In the last couple of years there has been practically no involvement of the N.V.B. in the digitalization process. The opinion of the organization was that digitalization was a business decision that every cinema owner would have to make on his own. Since January 2009 however, the attitude of the N.V.B. has changed. Supporting and informing exhibitors in the challenges that lie ahead has become one of the pillars of the organization, driven by the belief that without adequate action a significant number of Dutch exhibitors would have trouble recouping the investment costs. Under this financial pressure a large number of cinemas, consisting mainly of smaller theaters and art cinemas, might disappear.
Inspired by the successful Digital Roadshows held in the UK earlier this year by the C.E.A. and the UK Film Council, the N.V.B. is organizing its own Digital Seminars to inform exhibitors objectively about the impact digitalization has on their cinema business. These seminars, held in October 2009, will clarify and illustrate different options for financing digital equipment.
But the involvement of the N.V.B. goes beyond spreading information about digital cinema. The N.V.B. has translated the German FFA model for the Dutch market. This model entails a collective transition for all Dutch cinemas with the financial contribution of exhibitors and distributors, combined with commercial and public funding. The Dutch version interacts with a pilot of the Dutch Media Hub. The ambition of the Dutch Media Hub program is to establish a strong media content hub in the Netherlands that can compete with London and Paris. A national digitized cinema network can help establish this ambition.
The plans proposed by the N.V.B are widely supported by the Dutch Film industry. Distributors, film producers and the Dutch Film Institute all agree that a fast national transition will benefit the Dutch film industry. Branch partners N.V.F. (film distributors) and N.V.S. (film producers) together with the N.V.B. have started talks with the Ministry of Education, Culture and Science and the Ministry of Economic Affairs to find ground for public funding to back up this plan. If these talks succeed, Dutch cinemas will be able to make a coordinated transition to digital projection, securing the diverse offer of films and the future of all (including smaller) cinemas.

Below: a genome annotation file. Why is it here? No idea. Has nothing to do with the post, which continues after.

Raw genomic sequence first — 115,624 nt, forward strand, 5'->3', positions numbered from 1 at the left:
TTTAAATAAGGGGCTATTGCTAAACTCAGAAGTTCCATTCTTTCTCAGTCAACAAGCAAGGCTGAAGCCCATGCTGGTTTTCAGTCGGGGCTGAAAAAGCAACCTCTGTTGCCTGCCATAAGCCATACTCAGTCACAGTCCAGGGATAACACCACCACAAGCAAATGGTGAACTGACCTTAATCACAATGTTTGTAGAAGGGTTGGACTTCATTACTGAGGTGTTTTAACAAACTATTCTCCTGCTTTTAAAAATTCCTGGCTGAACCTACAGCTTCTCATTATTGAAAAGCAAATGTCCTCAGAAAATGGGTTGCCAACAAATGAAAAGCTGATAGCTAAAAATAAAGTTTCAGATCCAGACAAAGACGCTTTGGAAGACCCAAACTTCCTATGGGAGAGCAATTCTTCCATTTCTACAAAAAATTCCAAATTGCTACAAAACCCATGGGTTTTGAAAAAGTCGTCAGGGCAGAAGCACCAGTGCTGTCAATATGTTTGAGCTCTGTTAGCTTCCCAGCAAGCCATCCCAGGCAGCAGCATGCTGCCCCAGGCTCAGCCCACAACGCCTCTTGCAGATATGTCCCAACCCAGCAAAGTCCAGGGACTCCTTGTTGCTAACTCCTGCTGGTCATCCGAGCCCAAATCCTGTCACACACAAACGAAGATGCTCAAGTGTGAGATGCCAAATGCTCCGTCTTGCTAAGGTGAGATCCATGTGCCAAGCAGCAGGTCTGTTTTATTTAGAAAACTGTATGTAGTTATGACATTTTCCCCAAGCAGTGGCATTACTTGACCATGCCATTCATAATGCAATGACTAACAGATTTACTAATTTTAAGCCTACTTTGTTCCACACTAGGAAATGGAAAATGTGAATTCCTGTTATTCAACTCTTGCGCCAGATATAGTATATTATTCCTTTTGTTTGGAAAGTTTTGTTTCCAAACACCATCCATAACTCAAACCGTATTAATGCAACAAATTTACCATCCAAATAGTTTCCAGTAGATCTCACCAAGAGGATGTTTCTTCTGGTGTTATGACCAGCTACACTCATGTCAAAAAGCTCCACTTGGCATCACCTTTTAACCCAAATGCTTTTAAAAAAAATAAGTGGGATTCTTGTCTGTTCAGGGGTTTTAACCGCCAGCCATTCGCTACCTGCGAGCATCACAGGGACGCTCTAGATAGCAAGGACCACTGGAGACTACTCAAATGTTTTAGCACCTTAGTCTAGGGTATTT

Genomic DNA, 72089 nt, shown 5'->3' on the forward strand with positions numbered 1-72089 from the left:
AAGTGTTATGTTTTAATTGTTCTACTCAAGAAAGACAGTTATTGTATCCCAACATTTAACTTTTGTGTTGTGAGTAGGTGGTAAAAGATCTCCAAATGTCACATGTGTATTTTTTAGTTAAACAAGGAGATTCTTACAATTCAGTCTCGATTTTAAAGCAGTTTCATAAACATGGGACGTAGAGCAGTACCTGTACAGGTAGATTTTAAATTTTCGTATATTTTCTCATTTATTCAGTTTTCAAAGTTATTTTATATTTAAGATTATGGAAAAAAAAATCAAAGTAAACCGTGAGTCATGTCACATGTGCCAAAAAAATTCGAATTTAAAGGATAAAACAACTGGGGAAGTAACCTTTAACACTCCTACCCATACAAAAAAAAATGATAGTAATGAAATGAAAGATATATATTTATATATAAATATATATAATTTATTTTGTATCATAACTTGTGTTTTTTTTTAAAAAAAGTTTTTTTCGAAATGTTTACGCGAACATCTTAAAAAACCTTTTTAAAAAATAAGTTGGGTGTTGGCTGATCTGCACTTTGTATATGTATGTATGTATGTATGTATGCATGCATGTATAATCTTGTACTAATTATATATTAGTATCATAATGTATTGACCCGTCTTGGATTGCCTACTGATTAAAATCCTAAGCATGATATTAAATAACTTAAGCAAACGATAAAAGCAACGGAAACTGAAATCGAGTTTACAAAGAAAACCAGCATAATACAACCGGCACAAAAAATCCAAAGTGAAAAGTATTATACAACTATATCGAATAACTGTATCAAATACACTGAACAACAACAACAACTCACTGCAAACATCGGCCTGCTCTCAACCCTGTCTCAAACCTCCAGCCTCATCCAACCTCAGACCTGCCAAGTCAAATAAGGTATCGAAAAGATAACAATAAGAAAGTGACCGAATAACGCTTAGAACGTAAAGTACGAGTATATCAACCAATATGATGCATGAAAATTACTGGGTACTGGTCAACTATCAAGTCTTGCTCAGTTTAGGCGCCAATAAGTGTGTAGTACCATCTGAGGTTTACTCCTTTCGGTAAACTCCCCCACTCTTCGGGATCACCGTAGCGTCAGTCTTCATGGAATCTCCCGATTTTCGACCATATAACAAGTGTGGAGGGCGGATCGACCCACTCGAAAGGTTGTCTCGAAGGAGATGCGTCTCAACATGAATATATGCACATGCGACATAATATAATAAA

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To see the digital sites and screens situation in The Netherlands as at 1st January 2009, as published in the “European Cinema Yearbook” click here

All different, all digital
by Elisabetta Brunella

A new column beginning in this issue will host portraits of cinemas in Europe and the rest of the world which are quite different from one another but have in common the fact that they have all adopted digital projection.







Projector’s type



No. of

of 3D technology


Astor Film Lounge





DCP 30 L





Astor Film Lounge: a Nest of Luxury in Berlin

The FilmPalast at 225 Ku’damm: ever since the ‘Fifties a prestigious address for cinema-going at the heart of West Berlin and one dear to cinema-lovers in Germany’s historical capital and to those attending the Berlinale. Since 21 December last, this “haut-lieu” of cinema in Germany has begun a new lease of life: its name has changed to Astor Film Lounge and it has become the country’s first “luxury” film theatre. The idea, inspired by examples in Great Britain and central-eastern Europe, comes from Joachim Flebbe, already a pioneer of the German multiplex phenomenon with the Cinemaxx brand name, who claims to have made his dream come true in Berlin: the ideal cinema. (Ideal but not unique: projects are already on the cards in other German cities).
This innovation hinges on technology, elegance and customer service. Which, at the Astor Film Lounge, have to be the best. This is why Flebbe places his odds on top quality projection systems – 35 mm, digital, with satellite connection for live events – and 3D, on a mildly vintage look with no concessions to the cold appearance of steel or the practicality of plastic, and on anything that might give the spectator the feeling of enjoying a very special experience. We are in a ‘boutique’ cinema: one theatre only, which has regained its theatrical atmosphere thanks to restoration, fabrics that are soft to the touch and muted colours, 225 seats in real leather each with a table where the delicacies offered by the cinema’s kitchen can be served. In the foyer, the privilege of a wardrobe and a bar where popcorn is not admitted but there is no lack of champagne. The programme combines the “must sees” of the moment with a range of “alternative content” concentrating on opera and ballets from the world’s most prestigious theatres, ranging from La Traviata to Swan Lake. A “chic” Saturday night at the cinema in the best seats costs 17 euros for entry, including a welcome drink (in a normal multiplex the price would be 8 or 9 euros without the drink). If the choice falls on opera, the price rises to 25/29 euros. For a taste of “finger food” – an excursion through “ethno-fusion” cuisine, starting with mozzarella and a froth of balsamic vinegar – a further 14 euros are to be reckoned. A couple of other details, if we don’t want to do without another exclusive service: hand the car keys over to a valet and forget parking problems (3 euros for the duration of the film). And if we enjoy the experience – like the Berlin people who have determined the success of the Astor Film Lounge – and want to impress our friends, on the next occasion we can even hire the cinema: the management will be happy to suggest a “tailor-made” programme including musical entertainment. Price available on demand.